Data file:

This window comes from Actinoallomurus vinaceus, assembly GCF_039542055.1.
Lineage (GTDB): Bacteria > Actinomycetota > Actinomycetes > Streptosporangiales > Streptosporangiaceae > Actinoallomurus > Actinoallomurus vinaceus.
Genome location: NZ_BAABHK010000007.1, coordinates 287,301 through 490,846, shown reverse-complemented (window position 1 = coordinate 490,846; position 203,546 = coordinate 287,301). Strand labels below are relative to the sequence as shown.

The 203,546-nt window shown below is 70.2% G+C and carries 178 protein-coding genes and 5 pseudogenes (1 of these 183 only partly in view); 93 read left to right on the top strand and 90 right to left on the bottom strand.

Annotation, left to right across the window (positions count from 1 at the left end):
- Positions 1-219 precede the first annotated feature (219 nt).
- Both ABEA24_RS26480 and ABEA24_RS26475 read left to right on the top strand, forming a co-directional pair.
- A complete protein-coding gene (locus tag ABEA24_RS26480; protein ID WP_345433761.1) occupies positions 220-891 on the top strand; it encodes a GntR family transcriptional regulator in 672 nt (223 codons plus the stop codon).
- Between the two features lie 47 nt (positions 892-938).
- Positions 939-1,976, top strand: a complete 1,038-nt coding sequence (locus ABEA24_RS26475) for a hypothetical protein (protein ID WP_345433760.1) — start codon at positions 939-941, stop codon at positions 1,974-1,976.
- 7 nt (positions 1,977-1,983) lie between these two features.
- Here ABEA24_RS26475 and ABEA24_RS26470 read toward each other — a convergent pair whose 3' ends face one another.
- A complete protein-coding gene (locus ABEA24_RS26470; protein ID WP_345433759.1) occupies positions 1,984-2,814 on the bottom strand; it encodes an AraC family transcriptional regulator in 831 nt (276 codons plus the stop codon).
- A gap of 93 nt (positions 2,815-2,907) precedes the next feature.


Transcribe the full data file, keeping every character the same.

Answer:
This window comes from Actinoallomurus vinaceus, assembly GCF_039542055.1.
Lineage (GTDB): Bacteria > Actinomycetota > Actinomycetes > Streptosporangiales > Streptosporangiaceae > Actinoallomurus > Actinoallomurus vinaceus.
Genome location: NZ_BAABHK010000007.1, coordinates 287,301 through 490,846, shown reverse-complemented (window position 1 = coordinate 490,846; position 203,546 = coordinate 287,301). Strand labels below are relative to the sequence as shown.

The 203,546-nt window shown below is 70.2% G+C and carries 178 protein-coding genes and 5 pseudogenes (1 of these 183 only partly in view); 93 read left to right on the top strand and 90 right to left on the bottom strand.

Annotation, left to right across the window (positions count from 1 at the left end):
- Positions 1-219 precede the first annotated feature (219 nt).
- Both ABEA24_RS26480 and ABEA24_RS26475 read left to right on the top strand, forming a co-directional pair.
- A complete protein-coding gene (locus tag ABEA24_RS26480; protein ID WP_345433761.1) occupies positions 220-891 on the top strand; it encodes a GntR family transcriptional regulator in 672 nt (223 codons plus the stop codon).
- Between the two features lie 47 nt (positions 892-938).
- Positions 939-1,976, top strand: a complete 1,038-nt coding sequence (locus ABEA24_RS26475) for a hypothetical protein (protein ID WP_345433760.1) — start codon at positions 939-941, stop codon at positions 1,974-1,976.
- 7 nt (positions 1,977-1,983) lie between these two features.
- Here ABEA24_RS26475 and ABEA24_RS26470 read toward each other — a convergent pair whose 3' ends face one another.
- A complete protein-coding gene (locus ABEA24_RS26470; protein ID WP_345433759.1) occupies positions 1,984-2,814 on the bottom strand; it encodes an AraC family transcriptional regulator in 831 nt (276 codons plus the stop codon).
- A gap of 93 nt (positions 2,815-2,907) precedes the next feature.